Sunday 18 August 2019

North Korea fires several short-range missiles into the sea - South Korea

South Korean President Moon Jae-in with North Korean leader Kim Jong Un pictured in September 2018
(Korea Broadcasting System/AP)
South Korean President Moon Jae-in with North Korean leader Kim Jong Un pictured in September 2018 (Korea Broadcasting System/AP)
People watch a TV showing file footage of North Korea’s missiles during a military parade in Pyongyang (Ahn Young-joon/AP)
Unidentified short-range projectiles have been fired by North Korea, the South Korean Joint Chiefs of Staff said (Koji Sasahara/AP)
North Korean leader Kim Jong Un. Photo: AP
Independent.ie Newsdesk

North Korea has fired several unidentified short-range projectiles into the sea off its eastern coast, the South Korean Joint Chiefs of Staff said.

South Korea's military has bolstered its surveillance in case there are additional weapons launches, and South Korean and US authorities are analysing the details.

If it is confirmed that the North fired banned ballistic missiles, it would be the first such launch since the North's November 2017 test of an intercontinental ballistic missile (ICBM).

That year saw a string of increasingly powerful weapons tests from the North and a belligerent response from US president Donald Trump that had many in the region fearing war.

People watch a TV showing file footage of North Korea’s missiles during a military parade in Pyongyang (Ahn Young-joon/AP)
People watch a TV showing file footage of North Korea’s missiles during a military parade in Pyongyang (Ahn Young-joon/AP)

The South initially reported on Saturday that a single missile was fired, but later issued a statement that said "several projectiles" had been launched and that they flew up to 125 miles before splashing into the sea toward the north-east.

Experts say the North may increase these sorts of low-level provocations to apply pressure on the United States to agree to reduce crushing international sanctions.

The launch comes amid a diplomatic breakdown that has followed the failed summit earlier this year between Mr Trump and North Korean leader Kim Jong Un over the North's pursuit of nuclear bombs that can accurately target the US mainland.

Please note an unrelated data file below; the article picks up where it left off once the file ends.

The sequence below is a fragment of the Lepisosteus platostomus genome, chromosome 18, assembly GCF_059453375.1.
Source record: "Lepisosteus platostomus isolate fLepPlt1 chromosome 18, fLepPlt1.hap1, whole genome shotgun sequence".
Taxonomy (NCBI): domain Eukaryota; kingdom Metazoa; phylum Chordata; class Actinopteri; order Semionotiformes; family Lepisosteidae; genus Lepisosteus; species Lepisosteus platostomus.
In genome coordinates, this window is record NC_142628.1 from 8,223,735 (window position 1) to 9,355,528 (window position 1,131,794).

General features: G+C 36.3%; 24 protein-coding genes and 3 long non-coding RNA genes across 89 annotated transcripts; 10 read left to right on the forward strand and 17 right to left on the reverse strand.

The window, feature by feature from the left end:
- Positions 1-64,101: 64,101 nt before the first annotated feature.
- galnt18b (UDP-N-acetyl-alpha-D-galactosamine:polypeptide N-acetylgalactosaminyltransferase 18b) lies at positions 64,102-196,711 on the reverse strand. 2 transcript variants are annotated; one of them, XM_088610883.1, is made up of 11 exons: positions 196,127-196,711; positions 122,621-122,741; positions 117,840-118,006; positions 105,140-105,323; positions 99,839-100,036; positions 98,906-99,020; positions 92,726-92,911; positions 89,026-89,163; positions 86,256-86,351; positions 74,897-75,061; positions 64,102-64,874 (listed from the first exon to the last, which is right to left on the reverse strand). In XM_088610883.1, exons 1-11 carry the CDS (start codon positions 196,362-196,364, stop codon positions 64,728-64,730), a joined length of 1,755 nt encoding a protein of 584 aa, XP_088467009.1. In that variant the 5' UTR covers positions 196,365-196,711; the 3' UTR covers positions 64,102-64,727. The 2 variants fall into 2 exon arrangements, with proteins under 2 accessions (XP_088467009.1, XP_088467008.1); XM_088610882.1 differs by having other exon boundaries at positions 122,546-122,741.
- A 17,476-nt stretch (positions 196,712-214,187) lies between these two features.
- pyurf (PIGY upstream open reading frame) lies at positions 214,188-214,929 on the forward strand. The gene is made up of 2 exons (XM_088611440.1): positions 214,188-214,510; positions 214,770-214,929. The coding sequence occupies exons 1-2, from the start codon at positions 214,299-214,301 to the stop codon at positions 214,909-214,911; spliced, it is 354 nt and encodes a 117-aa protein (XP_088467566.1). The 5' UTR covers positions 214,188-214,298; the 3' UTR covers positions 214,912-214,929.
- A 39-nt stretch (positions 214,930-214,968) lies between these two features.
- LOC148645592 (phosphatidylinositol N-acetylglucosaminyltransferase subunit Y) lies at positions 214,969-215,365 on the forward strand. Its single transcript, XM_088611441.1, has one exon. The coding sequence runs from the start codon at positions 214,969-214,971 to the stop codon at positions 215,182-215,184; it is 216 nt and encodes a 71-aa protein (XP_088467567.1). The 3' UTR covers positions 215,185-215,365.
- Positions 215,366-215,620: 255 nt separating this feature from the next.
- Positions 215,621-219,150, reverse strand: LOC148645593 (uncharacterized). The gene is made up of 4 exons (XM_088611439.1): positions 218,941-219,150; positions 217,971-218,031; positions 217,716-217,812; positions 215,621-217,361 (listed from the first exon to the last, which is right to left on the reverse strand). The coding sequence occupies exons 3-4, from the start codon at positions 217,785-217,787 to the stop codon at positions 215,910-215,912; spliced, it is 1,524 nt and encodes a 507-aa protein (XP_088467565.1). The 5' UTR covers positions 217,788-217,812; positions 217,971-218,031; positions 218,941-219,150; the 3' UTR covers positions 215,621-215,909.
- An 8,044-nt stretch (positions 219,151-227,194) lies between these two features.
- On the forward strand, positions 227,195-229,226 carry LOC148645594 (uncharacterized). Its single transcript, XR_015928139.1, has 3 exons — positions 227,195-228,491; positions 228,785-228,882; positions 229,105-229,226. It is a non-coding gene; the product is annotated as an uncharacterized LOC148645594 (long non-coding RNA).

The North probably has viable shorter-range nuclear-armed missiles but still needs more tests to perfect its longer-range weapons, according to outside analysts.

White House press secretary Sarah Sanders said in a statement that the United States was aware of North Korea's actions and would continue to monitor the situation.

North Korea wants widespread sanctions relief in return for disarmament moves that the United States has rejected as insufficient.

In a sign of Pyongyang's growing frustration, it has recently demanded that US Secretary of State Mike Pompeo be removed from nuclear negotiations and criticised national security adviser John Bolton.

North Korea said last month that it had tested a new type of unspecified "tactical guided weapon".

During the diplomacy that followed the North's weapons tests of 2017, Mr Kim said that the North would not test nuclear devices or ICBMs.

These short-range projectiles do not appear to violate that self-imposed moratorium, and may instead be a way to register Mr Kim's displeasure with Washington without having the diplomacy collapse.

The South's presidential Blue House had no immediate comment on the launches.

The country's liberal president, Moon Jae-in, has doggedly pursued engagement with the North and is seen as a driving force behind the two summits between Mr Trump and Mr Kim.

Japan's Defence Ministry said the projectiles were not a security threat and did not reach anywhere near the country's coast.

Japan will likely avoid any harsh response as Prime Minister Shinzo Abe seeks to secure his own summit with Mr Kim.

PA Media

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